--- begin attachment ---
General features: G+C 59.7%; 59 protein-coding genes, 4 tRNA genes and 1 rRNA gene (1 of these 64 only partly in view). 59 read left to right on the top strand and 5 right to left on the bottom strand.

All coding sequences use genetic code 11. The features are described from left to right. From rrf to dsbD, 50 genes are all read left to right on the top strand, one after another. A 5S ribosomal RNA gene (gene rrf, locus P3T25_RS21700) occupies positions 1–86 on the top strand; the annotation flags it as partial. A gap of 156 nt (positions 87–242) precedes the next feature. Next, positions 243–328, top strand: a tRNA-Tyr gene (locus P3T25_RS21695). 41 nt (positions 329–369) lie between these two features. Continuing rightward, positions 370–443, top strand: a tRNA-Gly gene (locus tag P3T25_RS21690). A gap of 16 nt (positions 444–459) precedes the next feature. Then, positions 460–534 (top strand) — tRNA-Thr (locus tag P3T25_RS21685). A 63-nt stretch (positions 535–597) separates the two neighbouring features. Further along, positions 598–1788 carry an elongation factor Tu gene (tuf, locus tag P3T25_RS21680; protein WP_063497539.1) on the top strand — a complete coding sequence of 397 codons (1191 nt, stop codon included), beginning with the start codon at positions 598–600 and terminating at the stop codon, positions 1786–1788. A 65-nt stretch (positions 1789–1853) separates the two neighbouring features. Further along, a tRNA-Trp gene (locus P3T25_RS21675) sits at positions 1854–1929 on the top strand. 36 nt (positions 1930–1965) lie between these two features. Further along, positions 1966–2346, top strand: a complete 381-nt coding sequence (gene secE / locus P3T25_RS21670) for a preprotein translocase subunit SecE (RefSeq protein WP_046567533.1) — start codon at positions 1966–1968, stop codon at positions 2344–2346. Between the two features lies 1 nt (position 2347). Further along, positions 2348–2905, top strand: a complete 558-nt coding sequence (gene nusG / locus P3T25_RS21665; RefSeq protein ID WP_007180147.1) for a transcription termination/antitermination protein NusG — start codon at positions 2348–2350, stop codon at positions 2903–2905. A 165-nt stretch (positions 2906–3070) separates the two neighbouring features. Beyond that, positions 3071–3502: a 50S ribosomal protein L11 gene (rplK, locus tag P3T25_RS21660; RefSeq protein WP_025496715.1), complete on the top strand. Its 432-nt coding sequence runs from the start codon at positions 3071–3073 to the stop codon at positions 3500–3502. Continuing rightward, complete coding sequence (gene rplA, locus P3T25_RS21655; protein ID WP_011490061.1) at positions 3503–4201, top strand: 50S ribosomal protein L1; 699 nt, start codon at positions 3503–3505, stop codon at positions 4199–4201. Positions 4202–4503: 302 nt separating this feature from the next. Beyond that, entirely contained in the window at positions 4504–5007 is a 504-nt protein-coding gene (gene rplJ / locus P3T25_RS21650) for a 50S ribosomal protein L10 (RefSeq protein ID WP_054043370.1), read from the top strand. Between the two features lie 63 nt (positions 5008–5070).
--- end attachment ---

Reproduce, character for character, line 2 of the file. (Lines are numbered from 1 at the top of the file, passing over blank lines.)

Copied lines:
All coding sequences use genetic code 11. The features are described from left to right. From rrf to dsbD, 50 genes are all read left to right on the top strand, one after another. A 5S ribosomal RNA gene (gene rrf, locus P3T25_RS21700) occupies positions 1–86 on the top strand; the annotation flags it as partial. A gap of 156 nt (positions 87–242) precedes the next feature. Next, positions 243–328, top strand: a tRNA-Tyr gene (locus P3T25_RS21695). 41 nt (positions 329–369) lie between these two features. Continuing rightward, positions 370–443, top strand: a tRNA-Gly gene (locus tag P3T25_RS21690). A gap of 16 nt (positions 444–459) precedes the next feature. Then, positions 460–534 (top strand) — tRNA-Thr (locus tag P3T25_RS21685). A 63-nt stretch (positions 535–597) separates the two neighbouring features. Further along, positions 598–1788 carry an elongation factor Tu gene (tuf, locus tag P3T25_RS21680; protein WP_063497539.1) on the top strand — a complete coding sequence of 397 codons (1191 nt, stop codon included), beginning with the start codon at positions 598–600 and terminating at the stop codon, positions 1786–1788. A 65-nt stretch (positions 1789–1853) separates the two neighbouring features. Further along, a tRNA-Trp gene (locus P3T25_RS21675) sits at positions 1854–1929 on the top strand. 36 nt (positions 1930–1965) lie between these two features. Further along, positions 1966–2346, top strand: a complete 381-nt coding sequence (gene secE / locus P3T25_RS21670) for a preprotein translocase subunit SecE (RefSeq protein WP_046567533.1) — start codon at positions 1966–1968, stop codon at positions 2344–2346. Between the two features lies 1 nt (position 2347). Further along, positions 2348–2905, top strand: a complete 558-nt coding sequence (gene nusG / locus P3T25_RS21665; RefSeq protein ID WP_007180147.1) for a transcription termination/antitermination protein NusG — start codon at positions 2348–2350, stop codon at positions 2903–2905. A 165-nt stretch (positions 2906–3070) separates the two neighbouring features. Beyond that, positions 3071–3502: a 50S ribosomal protein L11 gene (rplK, locus tag P3T25_RS21660; RefSeq protein WP_025496715.1), complete on the top strand. Its 432-nt coding sequence runs from the start codon at positions 3071–3073 to the stop codon at positions 3500–3502. Continuing rightward, complete coding sequence (gene rplA, locus P3T25_RS21655; protein ID WP_011490061.1) at positions 3503–4201, top strand: 50S ribosomal protein L1; 699 nt, start codon at positions 3503–3505, stop codon at positions 4199–4201. Positions 4202–4503: 302 nt separating this feature from the next. Beyond that, entirely contained in the window at positions 4504–5007 is a 504-nt protein-coding gene (gene rplJ / locus P3T25_RS21650) for a 50S ribosomal protein L10 (RefSeq protein ID WP_054043370.1), read from the top strand. Between the two features lie 63 nt (positions 5008–5070).